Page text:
|“Judith Victorious” Cranach, c 1530|
Something I’m thinking about, but I’m not *sure* about right now.
I’ve had an itch, a tiny only mildly itchy itch, for some years now, that I would like to make a 16th c. German noblewoman’s gown. I mean the full on goodness here, not a Kampfrau ensemble, not a Flemish ensemble, we’re talkin’ gold embroidery, beads and bits, velvet, piping, slashings, feathers.
I’m having trouble wrapping my head around this because of a couple things. One is that the beautiful “Cranach Gowns” we love so very much are all around the 1530s, which makes them quite a bit too early for most Renaissance Faires in my area, which all feature a c. 1570s Queen Elizabeth. St. Maximillian, the German Landsknescht (sp?) guild, dresses in 1530s, however, and nobody seems to be the wiser of it. It works for the Henrician Fairs (of which there is one), but not for Elizabethan. Then again, as a good Landsknescht friend of mine put it – “If you want to make it, do it regardless.”
Here are the sources for the “correct” time period, mid-16th century:
|I absolutely ADORE this ensemble…but it looks really quite English does it? What’s the point of doing a German gown if you’re going to look English?|
They look kindof boring, wouldn’t you say? I would say, especially compared to THESE, from the 1530s and 1540s:
What do you think?
I have a lot of blue velvet, but it doesn’t look like blue is very represented, or at all represented, in these gowns. Looks like red and black, even forest green, are the ways to go, and add to that pretty contrasting brocade.
I haven’t much of a clue on how to start. I need to research more of course, but a good place to start I suppose it with the chemise, which is high-necked, of very thin materials, and very tightly gathered at the neck. I see portraits without the high-necked chemise, so I may go with a low-necked one with massive sleeves, to puff out through the slashings.
So much to think about! And more on this later…it’s percolating 🙂
SarahSeptember 26, 2010 at 11:13 PM
I think too early is less of a problem than too late. You can just be someone parading around in your mother's or grandmother's finery!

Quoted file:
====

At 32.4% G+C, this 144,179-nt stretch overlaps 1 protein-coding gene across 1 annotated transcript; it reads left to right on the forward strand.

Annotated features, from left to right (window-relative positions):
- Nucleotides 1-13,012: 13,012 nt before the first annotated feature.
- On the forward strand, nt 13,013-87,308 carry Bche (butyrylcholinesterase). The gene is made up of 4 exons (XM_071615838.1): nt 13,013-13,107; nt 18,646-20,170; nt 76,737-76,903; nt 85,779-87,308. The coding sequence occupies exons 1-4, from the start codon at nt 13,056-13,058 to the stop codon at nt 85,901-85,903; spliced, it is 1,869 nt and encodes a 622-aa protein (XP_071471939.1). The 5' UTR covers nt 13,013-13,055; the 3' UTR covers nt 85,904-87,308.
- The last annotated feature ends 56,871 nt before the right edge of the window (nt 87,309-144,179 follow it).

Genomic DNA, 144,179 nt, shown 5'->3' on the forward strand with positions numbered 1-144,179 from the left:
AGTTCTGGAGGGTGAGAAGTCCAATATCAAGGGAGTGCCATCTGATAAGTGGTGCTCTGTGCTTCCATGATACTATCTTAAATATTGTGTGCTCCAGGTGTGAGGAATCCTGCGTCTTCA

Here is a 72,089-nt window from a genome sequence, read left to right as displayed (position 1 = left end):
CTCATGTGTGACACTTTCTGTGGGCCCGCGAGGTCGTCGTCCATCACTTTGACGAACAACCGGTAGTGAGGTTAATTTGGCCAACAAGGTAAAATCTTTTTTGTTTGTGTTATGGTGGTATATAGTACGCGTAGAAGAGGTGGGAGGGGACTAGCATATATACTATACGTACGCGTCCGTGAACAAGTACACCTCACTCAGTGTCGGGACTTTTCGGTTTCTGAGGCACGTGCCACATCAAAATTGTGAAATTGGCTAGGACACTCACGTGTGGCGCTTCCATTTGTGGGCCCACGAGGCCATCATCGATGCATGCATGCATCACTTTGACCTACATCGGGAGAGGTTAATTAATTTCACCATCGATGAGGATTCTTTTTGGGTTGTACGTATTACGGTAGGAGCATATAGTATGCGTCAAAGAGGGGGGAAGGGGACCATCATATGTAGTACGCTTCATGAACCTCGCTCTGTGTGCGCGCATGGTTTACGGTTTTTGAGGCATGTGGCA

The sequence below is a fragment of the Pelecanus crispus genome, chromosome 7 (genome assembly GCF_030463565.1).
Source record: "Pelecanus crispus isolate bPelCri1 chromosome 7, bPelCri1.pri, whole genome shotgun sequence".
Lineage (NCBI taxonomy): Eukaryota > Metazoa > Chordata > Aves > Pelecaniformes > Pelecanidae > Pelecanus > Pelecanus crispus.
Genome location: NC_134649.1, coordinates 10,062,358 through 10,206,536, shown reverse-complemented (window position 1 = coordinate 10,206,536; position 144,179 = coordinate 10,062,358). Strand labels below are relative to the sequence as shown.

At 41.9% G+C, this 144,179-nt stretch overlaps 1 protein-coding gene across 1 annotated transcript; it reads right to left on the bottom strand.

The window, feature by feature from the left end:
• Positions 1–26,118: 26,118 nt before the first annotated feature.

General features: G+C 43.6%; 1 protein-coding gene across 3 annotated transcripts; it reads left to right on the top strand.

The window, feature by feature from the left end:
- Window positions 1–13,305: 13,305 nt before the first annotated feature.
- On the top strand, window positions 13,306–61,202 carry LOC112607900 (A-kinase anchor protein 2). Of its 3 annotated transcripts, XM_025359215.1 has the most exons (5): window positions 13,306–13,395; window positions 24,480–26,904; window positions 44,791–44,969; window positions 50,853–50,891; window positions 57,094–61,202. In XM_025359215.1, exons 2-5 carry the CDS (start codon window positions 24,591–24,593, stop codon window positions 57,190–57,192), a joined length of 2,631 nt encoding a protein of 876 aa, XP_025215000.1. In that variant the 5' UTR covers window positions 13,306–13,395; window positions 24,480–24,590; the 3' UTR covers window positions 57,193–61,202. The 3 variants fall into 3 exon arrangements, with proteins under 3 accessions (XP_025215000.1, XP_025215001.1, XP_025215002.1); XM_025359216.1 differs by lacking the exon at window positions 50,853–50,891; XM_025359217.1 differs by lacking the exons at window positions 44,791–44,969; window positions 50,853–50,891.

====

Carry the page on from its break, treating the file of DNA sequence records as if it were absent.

MrsC (Maryanne)September 27, 2010 at 1:30 AM
My they are all very alike! And quite funny to go from a Madonna holding a baby to several Judiths with severed heads! hehe. The dresses all seem to have that white, laced midriff. I can't help but feel that they were all painted by different painters of the same model, perhaps at an early version of Dr Sketchy? 😉
I am loving the high collar one. I can really see you in this style, you have a very early Renaissance face. 🙂
American DuchessSeptember 27, 2010 at 1:34 AM
I'm diggin' the high collared styles too, like the first image. Seems interesting, and I tend to go for "mannish" details – love me a lady's doublet :-D.
I think the archetype for German ladies persisted through these paintings. They do all look alike, huh, or look like a couple models sat for all the paintings. Might have been! the 1530s ones are all the same artist I believe.
MrsC (Maryanne)September 27, 2010 at 1:39 AM
Actuaslly I've just been and looked at a whole bunch of Cranach too and my theory is that he had a dress in his head that he could remember and just stuck everyone in it! That's why there's so much red, because 'the dress' is red. There's even a picture of three saxon princesses allw earing it in the same picture!Being a bloke he probably wasn't very interested in frocks and once he'd mastered 'the dress', that was it 😉 I'm sure people wore blue also.
IsisSeptember 27, 2010 at 5:31 AM
It seems that our costume wish list goes hand in hand, as a German 16th century gown in VERY high there! I can make it early with good concience, because German fashion was THE fashion in Sweden at the time and we don't ave Ren faires here, like you do. My favourite is the fourth from the bottom.
I have a couple of the pictures with unlaced gowns, if you want to see.
It must be possible to find what materials and colours used in Germany at the time. I don't think blue was a big in fashion at the time, but tat doesn't have to mean it wasn't used. 🙂 I have bought Reconstructing History's pattern for a German gown, but I haven't ctacked it open yet, so I don't know how good it is.
MrsC, you are not the first person who has ntoiced that. 😀
American DuchessSeptember 27, 2010 at 8:18 AM
Isis, we share a brain! I think the gowns consist of a kirtle and a gown, with the lacing placket across the front. I've seen some examples with the gown skirt pulled up to reveal a damask kirtle underneath, like the lady is holding it up just for that pretty purpose. The skirt and the sleeves look sewn to the bodice, no? I dunno, it's going to be an interesting and a-typical way to go about things.